As is our way, my inner interrogator emerged, and so the conversation turned to questions about music, appropriation, and intellectual property law.  It was not the conversation I expected, but it has really had me thinking all day.  And it had me thinking about how a piece like the Louis Riel Opera could open space for a discussion of Indigenous Law in a very particularized way:  that is,  in the context of a Nisga’a song being drawn into a Settler/Canadian piece of music.  We have here an encounter involving two legal orders, each of which has rules about the creation and performance of music.

I asked my sister if she would write up a few paragraphs that I could share on this blog, paragraphs that would capture the essence of our conversation, with its questions about what the Opera might have to teach us about law and legality.  She, still sometimes pressed to fill the role of ‘relatively compliant younger sibling’, agreed!

“THINKING WITH AND ABOUT MUSIC” – Mary Johnson

I am a settler who grew up on Treaty 7 territories.  I graduated from the University of Calgary with a Bachelor of Art in Canadian Studies.  I love Canada.  I love being exposed to Canadian art, music, and literature.   I now live in Ottawa/Gatineau on unceded traditional territory of the Algonquin Nation.  Because I live in the Nation’s Capital Region, I am constantly surrounded by opportunities to participate in cultural activities celebrating Canada and its diverse talents.  These opportunities were intensified in 2017 with the Canada 150 celebrations.  I often felt conflicted during these celebrations as I don’t think Canada’s nation-building efforts are to be celebrated as such.  We need to not only acknowledge the harm Canada’s nation-building efforts have brought to Canada’s Indigenous peoples, but we also need to recognize these harms are not only historical, they are on-going.  Every Canadian needs to be engaged in doing the work of reconciliation.

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https://www.schmopera.com/webhook-uploads/1493319094895/2017-04-27—LouisRiel-MC-0035.j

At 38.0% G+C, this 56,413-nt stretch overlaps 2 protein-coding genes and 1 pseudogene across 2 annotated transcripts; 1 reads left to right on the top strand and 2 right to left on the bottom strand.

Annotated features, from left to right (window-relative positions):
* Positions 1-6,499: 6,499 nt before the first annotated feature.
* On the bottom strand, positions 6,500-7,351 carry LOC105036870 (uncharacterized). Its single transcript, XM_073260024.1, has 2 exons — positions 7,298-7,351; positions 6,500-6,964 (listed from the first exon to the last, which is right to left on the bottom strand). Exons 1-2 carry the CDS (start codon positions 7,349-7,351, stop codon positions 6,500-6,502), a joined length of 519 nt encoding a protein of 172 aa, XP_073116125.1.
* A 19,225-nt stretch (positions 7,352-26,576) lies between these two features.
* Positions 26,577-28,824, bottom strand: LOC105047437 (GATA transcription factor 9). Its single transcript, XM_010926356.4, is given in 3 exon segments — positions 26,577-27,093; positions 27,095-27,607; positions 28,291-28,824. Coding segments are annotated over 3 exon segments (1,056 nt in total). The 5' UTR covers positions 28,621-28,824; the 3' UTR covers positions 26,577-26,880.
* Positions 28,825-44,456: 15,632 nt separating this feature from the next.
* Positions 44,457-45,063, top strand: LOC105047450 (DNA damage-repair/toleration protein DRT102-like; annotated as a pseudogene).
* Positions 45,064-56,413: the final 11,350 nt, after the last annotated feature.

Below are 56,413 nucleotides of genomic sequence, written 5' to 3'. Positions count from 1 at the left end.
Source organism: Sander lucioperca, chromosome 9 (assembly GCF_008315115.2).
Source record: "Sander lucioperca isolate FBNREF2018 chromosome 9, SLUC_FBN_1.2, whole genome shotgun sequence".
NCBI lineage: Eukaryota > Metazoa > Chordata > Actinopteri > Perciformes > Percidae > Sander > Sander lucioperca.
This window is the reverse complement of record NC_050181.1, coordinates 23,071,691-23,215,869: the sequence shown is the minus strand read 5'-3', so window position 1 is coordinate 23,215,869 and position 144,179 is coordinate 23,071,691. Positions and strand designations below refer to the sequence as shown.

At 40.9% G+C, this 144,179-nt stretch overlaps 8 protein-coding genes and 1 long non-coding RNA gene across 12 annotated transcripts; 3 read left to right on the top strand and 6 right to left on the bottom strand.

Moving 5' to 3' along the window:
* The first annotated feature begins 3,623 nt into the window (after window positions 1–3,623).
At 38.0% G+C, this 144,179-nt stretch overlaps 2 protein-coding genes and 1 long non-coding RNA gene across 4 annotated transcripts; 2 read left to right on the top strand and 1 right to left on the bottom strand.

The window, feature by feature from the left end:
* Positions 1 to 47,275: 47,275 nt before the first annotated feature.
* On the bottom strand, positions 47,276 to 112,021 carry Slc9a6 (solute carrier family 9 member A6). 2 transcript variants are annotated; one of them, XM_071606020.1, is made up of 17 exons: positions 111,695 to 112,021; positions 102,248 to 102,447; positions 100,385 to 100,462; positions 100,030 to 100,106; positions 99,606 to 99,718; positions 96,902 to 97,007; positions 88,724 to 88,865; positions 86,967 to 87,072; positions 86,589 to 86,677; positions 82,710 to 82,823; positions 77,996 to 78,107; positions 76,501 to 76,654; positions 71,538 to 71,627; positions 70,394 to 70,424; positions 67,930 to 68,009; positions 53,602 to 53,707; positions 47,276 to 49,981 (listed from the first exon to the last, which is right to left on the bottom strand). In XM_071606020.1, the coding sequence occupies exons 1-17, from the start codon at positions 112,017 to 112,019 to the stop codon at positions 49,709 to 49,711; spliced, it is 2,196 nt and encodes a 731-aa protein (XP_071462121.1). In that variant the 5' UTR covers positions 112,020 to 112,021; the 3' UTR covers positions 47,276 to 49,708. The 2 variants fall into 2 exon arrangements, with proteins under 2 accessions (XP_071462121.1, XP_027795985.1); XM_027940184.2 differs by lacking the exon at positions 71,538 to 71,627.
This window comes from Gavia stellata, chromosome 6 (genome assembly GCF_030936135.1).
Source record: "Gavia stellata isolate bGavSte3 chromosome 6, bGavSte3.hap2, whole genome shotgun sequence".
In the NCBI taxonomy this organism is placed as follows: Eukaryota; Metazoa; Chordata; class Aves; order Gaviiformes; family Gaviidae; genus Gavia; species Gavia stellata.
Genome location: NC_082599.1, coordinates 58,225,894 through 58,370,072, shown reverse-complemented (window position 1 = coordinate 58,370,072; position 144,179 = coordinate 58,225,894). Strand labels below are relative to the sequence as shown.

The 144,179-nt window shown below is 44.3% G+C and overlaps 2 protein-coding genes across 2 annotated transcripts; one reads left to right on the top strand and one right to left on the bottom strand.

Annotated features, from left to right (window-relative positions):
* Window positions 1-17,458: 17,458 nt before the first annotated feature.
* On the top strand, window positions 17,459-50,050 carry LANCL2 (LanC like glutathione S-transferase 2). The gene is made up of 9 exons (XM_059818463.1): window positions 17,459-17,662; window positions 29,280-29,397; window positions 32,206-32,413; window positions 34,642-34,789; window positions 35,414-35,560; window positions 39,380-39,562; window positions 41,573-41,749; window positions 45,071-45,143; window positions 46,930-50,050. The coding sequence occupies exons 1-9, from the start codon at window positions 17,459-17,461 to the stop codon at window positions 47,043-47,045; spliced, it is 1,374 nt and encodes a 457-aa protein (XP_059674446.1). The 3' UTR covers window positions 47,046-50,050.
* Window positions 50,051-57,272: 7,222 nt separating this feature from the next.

With this in mind, I tried to be thoughtful and deliberate about my participation.  When I realized I would have the chance to take my family to see the Louis Riel opera, I wanted to attend. I love opera, and there is a not a lot of Canadian opera.  But I was also very aware that this opera would be infused with appropriation.  Before the performance, I had read about some of the innovative ways this 50th anniversary production of the Opera attempted to acknowledge this appropriation, including a Land Assembly, a mostly silent group on the ground, dressed in red to represent Metis and First Nations peoples.  For me, watching the Land Assembly bear witness through the opera was very powerful.

What I had not read about in advance was not expecting, and what perhaps touched me the most, was a pre-show in the lobby by a group of Nisga’a Nation singers.  The group then moved onto the Opera stage to open the show.  A musical highlight of the opera is the third act’s opening aria, Song of Skateen. The Kuyas lullaby is sung by Riel’s wife, Marguerite. As noted in the program, the song is actually a Nisga’a lament from the West Coast, incorrectly used by Somers and Moore (the composers of the opera) in this context. Nisga’a protocol dictates such songs must only be sung at the appropriate times and only by those who hold the hereditary right to sing them. To shed light on this, a prelude to the opera featured a group of Nisga’a Nation singers, who acknowledged the fact the song was taken from them, and performed a victory song of their own.

I think this example of the Louis Riel opera taking and misusing a Nisga’a song provides an opportunity to initiate discussions around compensation for the use of cultural/intellectual property.  Western intellectual property laws often focus on monetary compensation for the use of cultural property, or address use through licensing.  But what are other possibilities where monetary compensation does not come close to addressing the issue?  What other ways could we approach this situation?  How do different indigenous legal systems work through such conflicts?

MEDIA SOURCES/LINKS TO SUPPLEMENT A DISCUSSION?

  1.  Here is a short piece from the Queen’s Gazette,  interviewing Prof. Dylan Robinson (Canada Research Chair in Indigenous Arts).  Queen’s Gazette, “A dialogue on Indigenous law, song and opera” Monday, April 24, 2017 http://www.queensu.ca/gazette/stories/dialogue-indigenous-law-song-and-opera
  2. Michael Cooper, “Canada Turns 150, but a Silent Chorus Isn’t Celebrating” (April 19, 2017) New York Times, https://www.nytimes.com/2017/04/19/arts/music/canada-turns-150-but-a-silent-chorus-isnt-celebrating.html